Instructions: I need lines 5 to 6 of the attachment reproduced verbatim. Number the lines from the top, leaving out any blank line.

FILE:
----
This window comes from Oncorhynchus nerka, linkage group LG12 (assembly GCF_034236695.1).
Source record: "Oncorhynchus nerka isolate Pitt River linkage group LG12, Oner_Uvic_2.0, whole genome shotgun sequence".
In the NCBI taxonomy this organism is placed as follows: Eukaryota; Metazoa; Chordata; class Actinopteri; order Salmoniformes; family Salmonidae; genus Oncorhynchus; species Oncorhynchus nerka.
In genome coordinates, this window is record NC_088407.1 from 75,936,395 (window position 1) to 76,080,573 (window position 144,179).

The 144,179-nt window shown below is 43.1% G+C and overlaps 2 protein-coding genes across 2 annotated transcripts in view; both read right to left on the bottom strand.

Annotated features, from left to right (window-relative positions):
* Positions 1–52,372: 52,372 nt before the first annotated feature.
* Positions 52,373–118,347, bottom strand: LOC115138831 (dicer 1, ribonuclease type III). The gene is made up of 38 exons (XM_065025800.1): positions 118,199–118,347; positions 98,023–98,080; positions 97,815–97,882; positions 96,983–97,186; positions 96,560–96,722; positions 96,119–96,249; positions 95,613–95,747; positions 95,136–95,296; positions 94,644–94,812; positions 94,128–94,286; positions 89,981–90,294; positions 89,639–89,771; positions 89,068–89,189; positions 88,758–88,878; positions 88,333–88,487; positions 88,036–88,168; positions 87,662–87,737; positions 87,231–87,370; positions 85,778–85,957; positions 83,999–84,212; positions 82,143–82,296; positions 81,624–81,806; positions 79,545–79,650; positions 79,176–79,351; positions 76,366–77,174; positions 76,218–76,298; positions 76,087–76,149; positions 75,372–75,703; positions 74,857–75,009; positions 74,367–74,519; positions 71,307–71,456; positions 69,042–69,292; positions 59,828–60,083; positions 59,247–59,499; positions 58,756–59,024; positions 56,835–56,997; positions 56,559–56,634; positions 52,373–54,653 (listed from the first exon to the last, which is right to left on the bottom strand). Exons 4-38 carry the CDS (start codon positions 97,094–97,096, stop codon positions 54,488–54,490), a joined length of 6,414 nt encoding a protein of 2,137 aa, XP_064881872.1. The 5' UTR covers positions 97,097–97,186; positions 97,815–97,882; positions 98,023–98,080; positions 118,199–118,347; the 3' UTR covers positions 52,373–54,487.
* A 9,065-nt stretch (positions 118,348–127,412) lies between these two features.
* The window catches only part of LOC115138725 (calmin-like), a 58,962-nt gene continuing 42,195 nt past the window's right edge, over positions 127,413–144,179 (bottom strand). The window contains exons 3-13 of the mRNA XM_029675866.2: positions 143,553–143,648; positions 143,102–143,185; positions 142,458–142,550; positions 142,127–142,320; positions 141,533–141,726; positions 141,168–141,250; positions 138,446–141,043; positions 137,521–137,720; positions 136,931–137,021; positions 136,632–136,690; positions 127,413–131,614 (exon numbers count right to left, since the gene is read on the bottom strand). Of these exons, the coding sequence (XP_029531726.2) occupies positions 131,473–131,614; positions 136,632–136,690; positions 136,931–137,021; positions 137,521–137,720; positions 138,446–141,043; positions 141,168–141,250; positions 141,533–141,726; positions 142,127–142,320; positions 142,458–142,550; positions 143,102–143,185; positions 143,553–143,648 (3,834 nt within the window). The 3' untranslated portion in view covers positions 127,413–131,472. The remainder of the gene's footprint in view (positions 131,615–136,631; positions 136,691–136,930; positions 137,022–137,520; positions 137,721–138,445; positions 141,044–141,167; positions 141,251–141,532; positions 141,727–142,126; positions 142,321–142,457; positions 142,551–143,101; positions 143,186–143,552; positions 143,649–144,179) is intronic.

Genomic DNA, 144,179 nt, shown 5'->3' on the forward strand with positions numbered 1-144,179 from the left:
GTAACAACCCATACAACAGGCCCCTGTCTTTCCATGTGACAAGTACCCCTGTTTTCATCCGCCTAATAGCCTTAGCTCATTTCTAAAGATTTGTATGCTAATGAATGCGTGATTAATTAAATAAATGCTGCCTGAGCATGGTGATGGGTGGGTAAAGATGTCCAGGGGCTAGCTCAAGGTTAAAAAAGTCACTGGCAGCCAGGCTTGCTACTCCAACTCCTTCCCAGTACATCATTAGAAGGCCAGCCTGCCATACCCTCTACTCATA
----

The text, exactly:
The 144,179-nt window shown below is 43.1% G+C and overlaps 2 protein-coding genes across 2 annotated transcripts in view; both read right to left on the bottom strand.

Annotated features, from left to right (window-relative positions):